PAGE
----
Despite a rapidly growing number of developers with native coding skill sets, traditional app development is still a slow and complex process in many cases, and the timeframe within which a company or individual wants to get their app rolling can sometimes rule out native on its own.

Native tools regularly improve to help developers work more efficiently, but they are often outpaced in time savings by their counterparts in the hybrid world. The developers behind Ionic, a barebones framework for developing hybrid apps with raw HTML, CSS and JavaScript, recently launched Ionic Creator16, a product with some drag-and-drop elements for prototyping; newcomer Aquro17 is making waves by combining visual workflows with web coding in its own way; and enterprise-focused companies such as Telerik18 have similar platforms as well.

It’s also worth noting that much of this discrepancy in development efficiency between native and hybrid can be attributed to multiplatform projects. Because Android and iOS (and, in some hybrid platforms, Windows and web apps) can be developed simultaneously, the work hours needed to be put into a multiplatform mobile app can be significantly reduced by going hybrid. Plus, every time a client needs to update or add features to an app, again, those changes only have to be written once to be deployed across all of their platforms. That’s generally a big advantage for both developers and their clients.

This Shorter Development Cycle Usually Means Lower Costs, as Well. Link

In a Comentum article19 by app developer Bernard Kohan specifically comparing native development with development of hybrid projects in PhoneGap, he concluded that, depending on the size of an app project, businesses could save between 32 and 36% on their bill by opting for hybrid. When app development projects in the business world almost always operate in the five to six digit range, that can mean a difference of a lot of money, and clients will start to take notice and more often request hybrid development if they feel it meets their needs.

The research for Kohan’s writeup was conducted in January of 2015, but the same trends have further developed since, and more recent investigations still find differences in the cost associated with the two development strategies.

What This Means For You, And How To Take Advantage Of It Link

The real takeaway from this shifting dynamic is a massive business opportunity for those who bother to take advantage of it.

Hybrid app development is likely to enter a golden era, when more enterprise clients and mid-sized businesses will want apps, but pricing can still be placed at a premium until the market is saturated.

Savvy developers can still charge large development fees to create apps for these clients with hybrid technologies, while undercutting native costs just enough to give these clients a deal they can feel good about. Plus, they can develop these apps at a quicker rate, which means a high hourly income and a client that’s going to sing your praises for delivering their company’s app in two and a half months, when native-based firms have projected four to five or more.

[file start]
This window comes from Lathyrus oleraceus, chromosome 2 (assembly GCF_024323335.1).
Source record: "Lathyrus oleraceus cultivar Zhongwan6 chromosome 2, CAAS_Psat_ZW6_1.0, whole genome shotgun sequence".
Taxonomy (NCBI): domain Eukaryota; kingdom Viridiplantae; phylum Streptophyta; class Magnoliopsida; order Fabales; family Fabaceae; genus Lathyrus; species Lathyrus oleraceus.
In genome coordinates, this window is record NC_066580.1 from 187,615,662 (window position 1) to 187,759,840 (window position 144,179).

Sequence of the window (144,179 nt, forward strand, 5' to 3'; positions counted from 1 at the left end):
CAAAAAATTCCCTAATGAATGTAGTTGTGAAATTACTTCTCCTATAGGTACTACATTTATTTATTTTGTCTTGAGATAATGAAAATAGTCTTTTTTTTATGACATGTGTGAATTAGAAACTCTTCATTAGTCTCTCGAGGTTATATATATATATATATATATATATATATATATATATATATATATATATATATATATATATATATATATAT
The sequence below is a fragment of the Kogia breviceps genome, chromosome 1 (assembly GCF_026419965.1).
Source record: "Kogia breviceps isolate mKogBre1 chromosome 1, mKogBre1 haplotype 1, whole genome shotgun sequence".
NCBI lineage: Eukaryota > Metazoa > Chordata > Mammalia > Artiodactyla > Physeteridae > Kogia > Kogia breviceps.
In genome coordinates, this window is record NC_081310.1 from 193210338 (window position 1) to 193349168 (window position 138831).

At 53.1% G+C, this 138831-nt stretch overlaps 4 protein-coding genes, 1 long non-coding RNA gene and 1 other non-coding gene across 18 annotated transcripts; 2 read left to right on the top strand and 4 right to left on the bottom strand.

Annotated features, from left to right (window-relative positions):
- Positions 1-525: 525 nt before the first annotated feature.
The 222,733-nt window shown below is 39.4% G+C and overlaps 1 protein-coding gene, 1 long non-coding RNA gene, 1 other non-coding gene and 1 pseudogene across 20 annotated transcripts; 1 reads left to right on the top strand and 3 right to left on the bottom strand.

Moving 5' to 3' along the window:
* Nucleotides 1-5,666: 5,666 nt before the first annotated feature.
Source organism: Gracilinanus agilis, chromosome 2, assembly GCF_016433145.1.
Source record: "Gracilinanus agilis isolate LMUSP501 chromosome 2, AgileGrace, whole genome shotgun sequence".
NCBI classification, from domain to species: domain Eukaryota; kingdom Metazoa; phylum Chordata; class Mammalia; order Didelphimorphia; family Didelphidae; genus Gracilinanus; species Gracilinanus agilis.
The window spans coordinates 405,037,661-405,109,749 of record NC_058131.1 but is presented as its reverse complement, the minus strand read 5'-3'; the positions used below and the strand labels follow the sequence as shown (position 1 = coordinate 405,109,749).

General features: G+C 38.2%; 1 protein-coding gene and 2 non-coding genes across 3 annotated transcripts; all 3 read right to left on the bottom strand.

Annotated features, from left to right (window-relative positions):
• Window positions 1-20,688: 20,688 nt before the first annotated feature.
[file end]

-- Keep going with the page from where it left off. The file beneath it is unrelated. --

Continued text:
In a few years, however, the time savings of hybrid development will be better known, the expectations of buyers will be more closely aligned with the actual time involved in the creation of these apps, and the number of developers offering hybrid development will be higher, increasing the need to bid for jobs at competitive prices. Remember that this exact trend has played out in the world of website development over the past couple of decades.

A Hypothetical Example Link

Let’s say, today in 2016, ACME Thumbtacks wants to contract a developer for an internal Android and iOS app to link up with its inventory system and let workers submit new orders from within the app when stock is low.

They approach a native development house, which quotes them $80,000 and gives a projected delivery date six months away. Armed with your favorite hybrid framework and development environment, you are approached by the client for a second opinion, and you let them know that you can complete the job in just two to three months, for $50,000.

Huge project savings and half the lead time?! They’d be fools not to go with you, and you pocket one heck of a price for a couple of months’ work. Of course, these numbers will vary wildly from project to project, depending on the customer’s needs and ability to pay, but you get the idea.

A word of caution: It is still important to be clear about client expectations for their app and the feasibility of those expectations within a hybrid development framework. This ensures you’ll avoid embarrassing situations in which you might over-promise on functionality that should really still be executed natively!

This Same Scenario Might Look Different A Few Years From Now. Link

ACME Thumbtacks now knows that their app’s requirements aren’t intensive enough to necessitate native development, so they explicitly look for hybrid developers. Because so many others have jumped on the trend and are perfectly happy with quoting a client just $20,000 for a few months of work, gone are the days of easy money!

While you’ll still have plenty of work as an app developer, your golden goose will have flown away, or at least will have become more of a, uh, bronze pigeon. Plus, as the hybrid market becomes more and more crowded, those early adopters with more satisfied clients, testimonials and connections will be in a good place to maintain a high level of demand.